HIVE – A DATA WAREHOUSE IN HADOOP FRAMEWORK
Hadoop is the most commonly perceived word when coming to Big Data Technology. The above image shows the various tool and technologies used in Hadoop Framework.
Hadoop is not a programming language instead, Hadoop is a framework which consists of various tool and technologies for data storage and data processing.
Big Data is involved with handling the humungous amount of data. Hadoop acts as a catalyst for manipulating this data. Data – Processing layer is handled by MapReduce or Spark or a combination of both. The Data Storage layer is handled by HDFS mainly, others involve HIVE and HBase.
1) HDFS Storage Layer –
This is the base of the Hadoop Framework. HDFS stores all types of data – Structured, Semi-Structured, Unstructured Data.
2) Hive Storage Layer –
Hive replicates the RDBMS (Relational Database Management Systems). Thus it stores Structured Data in table format.
3) HBase Storage Layer –
Since HBase is a NO-SQL database, it satisfies the property of handling both unstructured data and semi-structured data.
In this article, we will cover all topics related to HIVE STORAGE STRUCTURE. Before proceeding to it, let’s have a look at the comparisons between different types of data.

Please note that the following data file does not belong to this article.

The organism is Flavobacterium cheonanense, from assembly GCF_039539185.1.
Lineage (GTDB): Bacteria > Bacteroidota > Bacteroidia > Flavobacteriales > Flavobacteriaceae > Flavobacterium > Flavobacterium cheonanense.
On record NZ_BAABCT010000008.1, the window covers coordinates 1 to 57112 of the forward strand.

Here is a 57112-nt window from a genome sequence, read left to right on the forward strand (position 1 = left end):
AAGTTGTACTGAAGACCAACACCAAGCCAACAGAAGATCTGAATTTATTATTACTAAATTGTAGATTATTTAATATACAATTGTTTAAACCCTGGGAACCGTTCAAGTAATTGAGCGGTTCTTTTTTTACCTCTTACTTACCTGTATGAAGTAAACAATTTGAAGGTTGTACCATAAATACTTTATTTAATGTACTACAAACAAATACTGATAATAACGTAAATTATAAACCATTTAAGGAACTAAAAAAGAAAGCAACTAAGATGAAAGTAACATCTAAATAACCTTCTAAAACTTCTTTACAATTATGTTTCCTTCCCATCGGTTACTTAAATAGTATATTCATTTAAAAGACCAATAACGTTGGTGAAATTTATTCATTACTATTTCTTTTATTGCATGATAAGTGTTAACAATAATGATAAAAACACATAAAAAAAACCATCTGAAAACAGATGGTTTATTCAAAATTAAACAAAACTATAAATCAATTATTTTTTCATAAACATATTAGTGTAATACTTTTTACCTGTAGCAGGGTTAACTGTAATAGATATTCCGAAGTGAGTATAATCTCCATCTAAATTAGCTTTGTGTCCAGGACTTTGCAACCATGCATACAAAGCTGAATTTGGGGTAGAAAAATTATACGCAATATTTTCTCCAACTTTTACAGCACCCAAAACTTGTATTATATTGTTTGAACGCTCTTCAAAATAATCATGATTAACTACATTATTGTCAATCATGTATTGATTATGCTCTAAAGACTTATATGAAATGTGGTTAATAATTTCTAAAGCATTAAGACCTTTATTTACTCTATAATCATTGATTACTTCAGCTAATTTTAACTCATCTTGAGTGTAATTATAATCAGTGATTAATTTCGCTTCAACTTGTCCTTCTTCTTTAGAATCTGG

Classification of Data into 3 major types
Different Types of Data
Data is instead content that we consume in a day to day life. Be it an uninterrupted amount of time we scroll through Facebook or any other social forums. Data comes in different sizes and shapes. Is storing the data important?? How can this data provide value to us??
Imagine If you are a startup owner of an offline retail brand mainly focusing on women’s wear and have a strong urge to hit it online. You need to increase the brand visibility online through all social channels.
Let’s take Facebook as an example to scale your business. To build your brand you need to pinpoint your target audience. The target audience generates leads in return thus generating prospects or customers. These leads are generated mostly by Facebook ads.